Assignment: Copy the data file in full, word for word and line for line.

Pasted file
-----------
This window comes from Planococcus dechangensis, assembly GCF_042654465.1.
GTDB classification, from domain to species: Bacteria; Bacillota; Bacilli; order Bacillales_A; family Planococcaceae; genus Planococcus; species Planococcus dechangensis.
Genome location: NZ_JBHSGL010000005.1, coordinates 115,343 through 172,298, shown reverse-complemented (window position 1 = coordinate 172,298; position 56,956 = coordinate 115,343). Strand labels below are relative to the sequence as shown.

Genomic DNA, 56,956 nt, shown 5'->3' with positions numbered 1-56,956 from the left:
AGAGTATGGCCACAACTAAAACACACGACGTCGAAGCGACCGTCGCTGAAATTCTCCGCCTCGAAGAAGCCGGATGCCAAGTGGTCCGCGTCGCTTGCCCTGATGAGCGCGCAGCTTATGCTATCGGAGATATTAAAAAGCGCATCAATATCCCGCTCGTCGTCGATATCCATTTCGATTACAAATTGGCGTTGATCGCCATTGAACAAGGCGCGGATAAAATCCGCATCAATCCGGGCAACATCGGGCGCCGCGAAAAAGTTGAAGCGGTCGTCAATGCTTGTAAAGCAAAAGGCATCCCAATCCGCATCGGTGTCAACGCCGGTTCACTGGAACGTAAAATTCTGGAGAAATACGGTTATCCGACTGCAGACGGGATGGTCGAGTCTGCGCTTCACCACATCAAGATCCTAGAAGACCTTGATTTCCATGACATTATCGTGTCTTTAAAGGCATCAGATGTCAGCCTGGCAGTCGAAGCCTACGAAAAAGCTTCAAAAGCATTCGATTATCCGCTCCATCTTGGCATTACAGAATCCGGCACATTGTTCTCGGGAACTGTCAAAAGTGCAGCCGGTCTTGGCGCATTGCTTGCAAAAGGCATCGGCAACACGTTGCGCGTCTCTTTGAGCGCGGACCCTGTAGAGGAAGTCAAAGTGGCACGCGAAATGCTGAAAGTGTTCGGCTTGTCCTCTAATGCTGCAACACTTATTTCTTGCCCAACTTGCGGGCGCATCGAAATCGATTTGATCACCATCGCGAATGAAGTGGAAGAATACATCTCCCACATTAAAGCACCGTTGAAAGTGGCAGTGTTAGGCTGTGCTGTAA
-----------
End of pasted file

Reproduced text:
This window comes from Planococcus dechangensis, assembly GCF_042654465.1.
GTDB classification, from domain to species: Bacteria; Bacillota; Bacilli; order Bacillales_A; family Planococcaceae; genus Planococcus; species Planococcus dechangensis.
Genome location: NZ_JBHSGL010000005.1, coordinates 115,343 through 172,298, shown reverse-complemented (window position 1 = coordinate 172,298; position 56,956 = coordinate 115,343). Strand labels below are relative to the sequence as shown.

Genomic DNA, 56,956 nt, shown 5'->3' with positions numbered 1-56,956 from the left:
AGAGTATGGCCACAACTAAAACACACGACGTCGAAGCGACCGTCGCTGAAATTCTCCGCCTCGAAGAAGCCGGATGCCAAGTGGTCCGCGTCGCTTGCCCTGATGAGCGCGCAGCTTATGCTATCGGAGATATTAAAAAGCGCATCAATATCCCGCTCGTCGTCGATATCCATTTCGATTACAAATTGGCGTTGATCGCCATTGAACAAGGCGCGGATAAAATCCGCATCAATCCGGGCAACATCGGGCGCCGCGAAAAAGTTGAAGCGGTCGTCAATGCTTGTAAAGCAAAAGGCATCCCAATCCGCATCGGTGTCAACGCCGGTTCACTGGAACGTAAAATTCTGGAGAAATACGGTTATCCGACTGCAGACGGGATGGTCGAGTCTGCGCTTCACCACATCAAGATCCTAGAAGACCTTGATTTCCATGACATTATCGTGTCTTTAAAGGCATCAGATGTCAGCCTGGCAGTCGAAGCCTACGAAAAAGCTTCAAAAGCATTCGATTATCCGCTCCATCTTGGCATTACAGAATCCGGCACATTGTTCTCGGGAACTGTCAAAAGTGCAGCCGGTCTTGGCGCATTGCTTGCAAAAGGCATCGGCAACACGTTGCGCGTCTCTTTGAGCGCGGACCCTGTAGAGGAAGTCAAAGTGGCACGCGAAATGCTGAAAGTGTTCGGCTTGTCCTCTAATGCTGCAACACTTATTTCTTGCCCAACTTGCGGGCGCATCGAAATCGATTTGATCACCATCGCGAATGAAGTGGAAGAATACATCTCCCACATTAAAGCACCGTTGAAAGTGGCAGTGTTAGGCTGTGCTGTAA